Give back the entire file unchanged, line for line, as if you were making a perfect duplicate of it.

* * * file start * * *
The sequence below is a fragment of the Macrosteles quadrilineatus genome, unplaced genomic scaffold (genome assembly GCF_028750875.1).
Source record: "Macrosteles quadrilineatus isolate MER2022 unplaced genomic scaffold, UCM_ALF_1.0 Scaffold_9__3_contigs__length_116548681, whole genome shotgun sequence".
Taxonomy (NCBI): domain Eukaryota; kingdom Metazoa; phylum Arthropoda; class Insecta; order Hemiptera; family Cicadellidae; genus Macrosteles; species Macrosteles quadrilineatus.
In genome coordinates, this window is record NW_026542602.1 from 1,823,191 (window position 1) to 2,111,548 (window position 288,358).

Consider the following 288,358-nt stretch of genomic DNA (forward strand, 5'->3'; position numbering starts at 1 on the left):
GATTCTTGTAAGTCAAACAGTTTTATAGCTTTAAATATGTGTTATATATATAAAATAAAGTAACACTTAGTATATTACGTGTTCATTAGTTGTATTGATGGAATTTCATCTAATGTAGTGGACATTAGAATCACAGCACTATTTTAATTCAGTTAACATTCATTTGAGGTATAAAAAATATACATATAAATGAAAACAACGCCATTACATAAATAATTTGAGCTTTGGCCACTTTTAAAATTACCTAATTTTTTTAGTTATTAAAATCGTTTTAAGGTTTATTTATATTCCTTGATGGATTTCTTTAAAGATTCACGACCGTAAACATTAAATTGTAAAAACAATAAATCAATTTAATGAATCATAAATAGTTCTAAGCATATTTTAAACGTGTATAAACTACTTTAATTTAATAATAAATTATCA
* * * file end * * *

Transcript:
The sequence below is a fragment of the Macrosteles quadrilineatus genome, unplaced genomic scaffold (genome assembly GCF_028750875.1).
Source record: "Macrosteles quadrilineatus isolate MER2022 unplaced genomic scaffold, UCM_ALF_1.0 Scaffold_9__3_contigs__length_116548681, whole genome shotgun sequence".
Taxonomy (NCBI): domain Eukaryota; kingdom Metazoa; phylum Arthropoda; class Insecta; order Hemiptera; family Cicadellidae; genus Macrosteles; species Macrosteles quadrilineatus.
In genome coordinates, this window is record NW_026542602.1 from 1,823,191 (window position 1) to 2,111,548 (window position 288,358).

Consider the following 288,358-nt stretch of genomic DNA (forward strand, 5'->3'; position numbering starts at 1 on the left):
GATTCTTGTAAGTCAAACAGTTTTATAGCTTTAAATATGTGTTATATATATAAAATAAAGTAACACTTAGTATATTACGTGTTCATTAGTTGTATTGATGGAATTTCATCTAATGTAGTGGACATTAGAATCACAGCACTATTTTAATTCAGTTAACATTCATTTGAGGTATAAAAAATATACATATAAATGAAAACAACGCCATTACATAAATAATTTGAGCTTTGGCCACTTTTAAAATTACCTAATTTTTTTAGTTATTAAAATCGTTTTAAGGTTTATTTATATTCCTTGATGGATTTCTTTAAAGATTCACGACCGTAAACATTAAATTGTAAAAACAATAAATCAATTTAATGAATCATAAATAGTTCTAAGCATATTTTAAACGTGTATAAACTACTTTAATTTAATAATAAATTATCA